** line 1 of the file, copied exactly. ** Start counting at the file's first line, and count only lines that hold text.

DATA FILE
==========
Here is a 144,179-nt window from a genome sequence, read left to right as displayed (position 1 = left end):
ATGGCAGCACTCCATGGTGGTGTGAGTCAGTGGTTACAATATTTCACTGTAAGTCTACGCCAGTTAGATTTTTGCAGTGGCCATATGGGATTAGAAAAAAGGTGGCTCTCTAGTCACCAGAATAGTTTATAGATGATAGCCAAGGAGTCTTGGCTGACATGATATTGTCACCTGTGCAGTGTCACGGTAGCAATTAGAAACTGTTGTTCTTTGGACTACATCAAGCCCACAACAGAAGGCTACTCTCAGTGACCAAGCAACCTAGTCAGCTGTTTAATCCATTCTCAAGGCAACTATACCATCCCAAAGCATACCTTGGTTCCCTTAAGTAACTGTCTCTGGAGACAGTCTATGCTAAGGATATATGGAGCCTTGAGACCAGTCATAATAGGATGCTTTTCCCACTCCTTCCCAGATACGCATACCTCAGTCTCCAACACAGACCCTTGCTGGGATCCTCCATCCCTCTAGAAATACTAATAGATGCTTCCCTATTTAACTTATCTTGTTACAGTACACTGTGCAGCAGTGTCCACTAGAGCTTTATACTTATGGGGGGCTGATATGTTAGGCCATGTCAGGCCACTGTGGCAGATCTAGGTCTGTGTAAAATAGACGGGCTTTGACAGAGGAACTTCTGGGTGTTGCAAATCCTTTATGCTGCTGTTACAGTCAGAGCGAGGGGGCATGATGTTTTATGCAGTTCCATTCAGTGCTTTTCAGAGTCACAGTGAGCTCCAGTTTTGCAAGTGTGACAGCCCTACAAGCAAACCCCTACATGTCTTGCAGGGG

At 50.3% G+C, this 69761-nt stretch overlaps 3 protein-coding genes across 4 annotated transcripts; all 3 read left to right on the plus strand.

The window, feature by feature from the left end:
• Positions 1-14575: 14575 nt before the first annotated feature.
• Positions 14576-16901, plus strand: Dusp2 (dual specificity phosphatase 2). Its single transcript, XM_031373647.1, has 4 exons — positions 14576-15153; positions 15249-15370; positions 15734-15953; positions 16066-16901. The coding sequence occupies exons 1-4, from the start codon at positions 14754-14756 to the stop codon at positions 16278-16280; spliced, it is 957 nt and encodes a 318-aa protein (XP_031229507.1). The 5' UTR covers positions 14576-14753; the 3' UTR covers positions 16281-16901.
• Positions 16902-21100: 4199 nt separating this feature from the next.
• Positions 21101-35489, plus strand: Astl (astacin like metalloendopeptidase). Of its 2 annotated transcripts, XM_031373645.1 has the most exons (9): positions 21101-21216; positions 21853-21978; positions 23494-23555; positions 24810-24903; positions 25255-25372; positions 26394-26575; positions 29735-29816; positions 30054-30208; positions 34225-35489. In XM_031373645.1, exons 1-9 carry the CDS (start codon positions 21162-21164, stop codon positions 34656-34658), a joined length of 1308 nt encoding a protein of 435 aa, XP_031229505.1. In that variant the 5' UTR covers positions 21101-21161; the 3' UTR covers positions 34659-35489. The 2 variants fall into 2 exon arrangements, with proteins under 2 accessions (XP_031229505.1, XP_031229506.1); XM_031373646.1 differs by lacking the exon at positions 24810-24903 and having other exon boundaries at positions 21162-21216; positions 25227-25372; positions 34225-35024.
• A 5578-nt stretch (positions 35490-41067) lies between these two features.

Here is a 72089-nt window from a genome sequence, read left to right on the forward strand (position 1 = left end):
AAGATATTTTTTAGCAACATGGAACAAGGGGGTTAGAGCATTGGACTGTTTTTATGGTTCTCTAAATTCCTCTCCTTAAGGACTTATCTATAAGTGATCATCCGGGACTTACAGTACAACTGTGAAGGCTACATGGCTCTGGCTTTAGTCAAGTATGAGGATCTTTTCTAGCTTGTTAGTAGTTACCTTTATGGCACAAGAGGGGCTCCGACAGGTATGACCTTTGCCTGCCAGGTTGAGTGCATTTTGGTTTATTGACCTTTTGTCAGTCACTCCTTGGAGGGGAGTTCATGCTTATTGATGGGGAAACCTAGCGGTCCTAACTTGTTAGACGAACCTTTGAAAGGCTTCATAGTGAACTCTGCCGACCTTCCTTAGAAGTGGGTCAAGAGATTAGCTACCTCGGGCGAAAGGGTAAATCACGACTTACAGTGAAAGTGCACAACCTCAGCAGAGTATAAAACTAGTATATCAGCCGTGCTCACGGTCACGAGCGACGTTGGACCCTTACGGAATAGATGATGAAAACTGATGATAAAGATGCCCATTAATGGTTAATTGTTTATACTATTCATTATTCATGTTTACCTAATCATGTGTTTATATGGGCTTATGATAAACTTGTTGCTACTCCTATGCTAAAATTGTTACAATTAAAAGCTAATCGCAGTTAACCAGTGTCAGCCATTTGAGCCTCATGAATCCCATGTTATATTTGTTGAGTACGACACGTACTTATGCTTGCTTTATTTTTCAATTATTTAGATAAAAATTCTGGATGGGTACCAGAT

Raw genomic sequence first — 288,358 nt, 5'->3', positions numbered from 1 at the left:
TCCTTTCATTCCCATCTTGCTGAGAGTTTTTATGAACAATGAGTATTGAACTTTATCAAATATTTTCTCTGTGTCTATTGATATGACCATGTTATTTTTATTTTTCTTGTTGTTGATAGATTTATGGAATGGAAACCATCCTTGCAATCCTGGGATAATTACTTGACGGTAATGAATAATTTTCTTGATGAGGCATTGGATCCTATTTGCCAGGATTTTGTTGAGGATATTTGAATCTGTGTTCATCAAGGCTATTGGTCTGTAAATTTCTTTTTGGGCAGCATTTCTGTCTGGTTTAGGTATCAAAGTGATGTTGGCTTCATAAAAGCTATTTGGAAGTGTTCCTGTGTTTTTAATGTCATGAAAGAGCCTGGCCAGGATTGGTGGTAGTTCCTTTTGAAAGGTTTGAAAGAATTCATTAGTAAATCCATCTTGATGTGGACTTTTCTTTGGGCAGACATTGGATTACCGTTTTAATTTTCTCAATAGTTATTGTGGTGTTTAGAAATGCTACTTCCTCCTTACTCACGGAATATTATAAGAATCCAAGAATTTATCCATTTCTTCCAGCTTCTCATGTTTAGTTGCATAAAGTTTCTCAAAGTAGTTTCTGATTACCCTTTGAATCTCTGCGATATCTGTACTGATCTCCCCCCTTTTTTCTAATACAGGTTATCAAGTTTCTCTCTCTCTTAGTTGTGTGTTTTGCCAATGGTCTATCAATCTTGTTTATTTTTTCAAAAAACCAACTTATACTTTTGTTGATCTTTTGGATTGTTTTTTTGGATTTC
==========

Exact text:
Here is a 144,179-nt window from a genome sequence, read left to right as displayed (position 1 = left end):